Given that neither producer nor director had discussed Douglas’s illness with him, there was some trepidation among the half-dozen journalists waiting to interview the actor. When he appeared, looking slight and wiry, in a pearl-grey suit over an open-necked white shirt, he did a quick “Hello,” before sitting down, followed by an impression of Liberace at an AA meeting: “My name is Lee and I’m an alcoholic.”
The impression turned out to be a good way of setting the confessional tone. From the first “how are you?” he seized the initiative:
“Actually – I can’t believe how lucky I am, coming out of that whole cancer thing, wondering if you even had a career, and being handed this jewel. A great script, a great co-star, a director which you love and one of the best parts I’ve had. So my inner Liberace was …” he waved his hands in a wide-armed Liberace bow.
“What is hard to explain to people is how joyful this guy was, how much Liberace enjoyed himself. So I’ve got to say, ‘Free at last, Lord, free at last, Great God Almighty, free at last.’ I’m done with my cancer and these guys hung on long enough to do this. So there was this energy that I patched into after a couple of years of darkness.”
The performance, he said, meant a lot of studying film and video to capture the stage presence of Liberace (as well as months of training to fake the piano playing) and then, with the help of people who knew the star, scaling it back:
“Lee was at his most campy onstage, and his least so when he was really angry,” Douglas said.
He dismissed any notion that the intimate bedroom scenes with Matt Damon posed a special difficulty: “We read the script and knew what was coming. It was a couple of jokes about what flavour chapstick you preferred and that’s about it. Kissing scenes are pretty choreographed because the camera angles have to work out. It was more about getting the passion and the tenderness.”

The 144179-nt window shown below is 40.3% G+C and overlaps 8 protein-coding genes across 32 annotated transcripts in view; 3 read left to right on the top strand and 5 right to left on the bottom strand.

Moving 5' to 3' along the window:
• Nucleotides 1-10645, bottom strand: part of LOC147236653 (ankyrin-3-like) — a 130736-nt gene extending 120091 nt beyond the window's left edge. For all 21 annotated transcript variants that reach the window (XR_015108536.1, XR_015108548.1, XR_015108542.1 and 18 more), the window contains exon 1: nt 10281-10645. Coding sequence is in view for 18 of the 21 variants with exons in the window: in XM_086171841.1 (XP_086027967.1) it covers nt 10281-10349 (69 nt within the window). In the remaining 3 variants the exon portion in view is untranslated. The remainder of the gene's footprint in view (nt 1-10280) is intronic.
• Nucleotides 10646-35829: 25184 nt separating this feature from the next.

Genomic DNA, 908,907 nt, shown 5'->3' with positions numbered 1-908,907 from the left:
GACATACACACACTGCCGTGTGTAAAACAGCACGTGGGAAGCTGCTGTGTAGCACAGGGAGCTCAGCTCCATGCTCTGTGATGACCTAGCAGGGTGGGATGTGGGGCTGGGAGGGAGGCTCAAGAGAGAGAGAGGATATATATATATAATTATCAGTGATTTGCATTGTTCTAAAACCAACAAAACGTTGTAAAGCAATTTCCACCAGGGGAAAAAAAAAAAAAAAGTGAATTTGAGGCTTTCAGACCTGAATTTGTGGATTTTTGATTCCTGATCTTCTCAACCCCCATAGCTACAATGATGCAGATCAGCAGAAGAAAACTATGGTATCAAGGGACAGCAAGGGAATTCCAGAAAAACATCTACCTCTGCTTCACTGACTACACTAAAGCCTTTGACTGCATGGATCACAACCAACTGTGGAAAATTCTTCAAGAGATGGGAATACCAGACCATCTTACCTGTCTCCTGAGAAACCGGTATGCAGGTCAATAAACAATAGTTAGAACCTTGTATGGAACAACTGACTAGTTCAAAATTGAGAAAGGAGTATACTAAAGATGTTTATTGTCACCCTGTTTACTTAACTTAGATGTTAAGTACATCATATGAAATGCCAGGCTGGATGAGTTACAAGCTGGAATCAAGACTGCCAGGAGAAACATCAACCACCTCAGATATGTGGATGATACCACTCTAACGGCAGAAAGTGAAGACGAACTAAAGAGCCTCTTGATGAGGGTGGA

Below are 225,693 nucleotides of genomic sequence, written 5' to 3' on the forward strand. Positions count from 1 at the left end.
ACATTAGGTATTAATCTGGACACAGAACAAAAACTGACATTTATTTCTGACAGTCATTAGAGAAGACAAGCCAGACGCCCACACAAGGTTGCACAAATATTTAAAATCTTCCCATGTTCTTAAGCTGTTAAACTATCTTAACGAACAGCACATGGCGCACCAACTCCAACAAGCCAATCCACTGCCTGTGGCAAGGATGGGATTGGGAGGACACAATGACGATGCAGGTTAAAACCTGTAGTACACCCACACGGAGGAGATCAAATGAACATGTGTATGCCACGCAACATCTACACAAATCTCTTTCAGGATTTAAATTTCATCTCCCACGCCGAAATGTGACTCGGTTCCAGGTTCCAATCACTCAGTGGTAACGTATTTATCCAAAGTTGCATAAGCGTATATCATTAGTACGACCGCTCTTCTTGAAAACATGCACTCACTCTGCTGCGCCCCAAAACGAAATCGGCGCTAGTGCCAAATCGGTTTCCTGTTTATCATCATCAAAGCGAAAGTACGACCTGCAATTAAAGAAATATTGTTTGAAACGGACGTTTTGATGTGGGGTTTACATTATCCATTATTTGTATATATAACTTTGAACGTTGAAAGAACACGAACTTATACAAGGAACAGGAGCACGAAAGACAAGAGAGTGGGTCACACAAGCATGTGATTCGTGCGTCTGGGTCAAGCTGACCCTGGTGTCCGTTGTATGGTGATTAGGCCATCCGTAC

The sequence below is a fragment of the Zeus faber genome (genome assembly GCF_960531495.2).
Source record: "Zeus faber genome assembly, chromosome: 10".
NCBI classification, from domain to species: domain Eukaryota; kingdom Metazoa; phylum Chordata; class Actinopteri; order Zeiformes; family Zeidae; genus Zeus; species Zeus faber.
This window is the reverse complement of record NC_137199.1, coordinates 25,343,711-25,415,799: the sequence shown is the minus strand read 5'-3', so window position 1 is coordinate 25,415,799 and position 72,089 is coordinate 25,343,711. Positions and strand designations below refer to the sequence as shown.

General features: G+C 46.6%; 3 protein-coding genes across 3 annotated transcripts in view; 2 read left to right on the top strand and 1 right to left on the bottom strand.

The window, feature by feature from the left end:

As for the new Liberace energy, Douglas seemed determined to let it flow:
“I’m 68 now. I married Catherine [Zeta-Jones] when I was 55 and when we started a new family, which I hadn’t anticipated, my priorities changed. I put my family first, my interests involved in nuclear disarmament second, and my career third. When the cancer hit, we had to settle in for a rocky ride. And, over that two years, I revived my appreciation of my vocation.”
A slate of upcoming movies include a comedy, Last Vegas, with Robert De Niro, Kevin Kline and Morgan Freeman:
“None of us had worked together but we had a great time, which is usually the kiss of death for a movie, but so far it has tested through the roof. And I’ve got another picture with Diane Keaton, directed by Rob Reiner, called And so it Goes, by the guy who wrote As Good as it Gets. And then I’m doing a kind of thriller called The Reach and my production company is flying.”
Then there was a moment when someone asked him, again, how he manged to capture Liberace’s mannerisms, and Douglas laughed:
“I don’t know. Cause I’m a good actor – and I work my ass off.”